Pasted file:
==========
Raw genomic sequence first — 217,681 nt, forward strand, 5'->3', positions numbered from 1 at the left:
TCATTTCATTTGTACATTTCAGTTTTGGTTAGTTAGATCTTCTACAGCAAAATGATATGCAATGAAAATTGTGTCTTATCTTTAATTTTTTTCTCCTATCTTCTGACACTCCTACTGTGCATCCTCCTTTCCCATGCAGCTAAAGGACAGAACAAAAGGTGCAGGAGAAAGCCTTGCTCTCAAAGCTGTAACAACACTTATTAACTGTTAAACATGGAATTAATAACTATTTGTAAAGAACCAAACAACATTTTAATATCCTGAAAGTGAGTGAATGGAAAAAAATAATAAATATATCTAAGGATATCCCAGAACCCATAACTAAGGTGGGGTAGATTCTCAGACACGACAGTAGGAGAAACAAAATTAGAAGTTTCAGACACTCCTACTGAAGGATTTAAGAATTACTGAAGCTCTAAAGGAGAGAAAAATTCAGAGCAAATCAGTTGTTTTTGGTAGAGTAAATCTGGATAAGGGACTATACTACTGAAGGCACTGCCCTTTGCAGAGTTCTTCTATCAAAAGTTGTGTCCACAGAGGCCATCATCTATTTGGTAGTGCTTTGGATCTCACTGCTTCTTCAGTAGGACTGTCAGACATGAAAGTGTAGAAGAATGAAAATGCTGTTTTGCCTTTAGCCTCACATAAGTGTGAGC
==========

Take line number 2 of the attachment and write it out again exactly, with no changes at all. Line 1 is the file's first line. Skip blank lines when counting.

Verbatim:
TCATTTCATTTGTACATTTCAGTTTTGGTTAGTTAGATCTTCTACAGCAAAATGATATGCAATGAAAATTGTGTCTTATCTTTAATTTTTTTCTCCTATCTTCTGACACTCCTACTGTGCATCCTCCTTTCCCATGCAGCTAAAGGACAGAACAAAAGGTGCAGGAGAAAGCCTTGCTCTCAAAGCTGTAACAACACTTATTAACTGTTAAACATGGAATTAATAACTATTTGTAAAGAACCAAACAACATTTTAATATCCTGAAAGTGAGTGAATGGAAAAAAATAATAAATATATCTAAGGATATCCCAGAACCCATAACTAAGGTGGGGTAGATTCTCAGACACGACAGTAGGAGAAACAAAATTAGAAGTTTCAGACACTCCTACTGAAGGATTTAAGAATTACTGAAGCTCTAAAGGAGAGAAAAATTCAGAGCAAATCAGTTGTTTTTGGTAGAGTAAATCTGGATAAGGGACTATACTACTGAAGGCACTGCCCTTTGCAGAGTTCTTCTATCAAAAGTTGTGTCCACAGAGGCCATCATCTATTTGGTAGTGCTTTGGATCTCACTGCTTCTTCAGTAGGACTGTCAGACATGAAAGTGTAGAAGAATGAAAATGCTGTTTTGCCTTTAGCCTCACATAAGTGTGAGC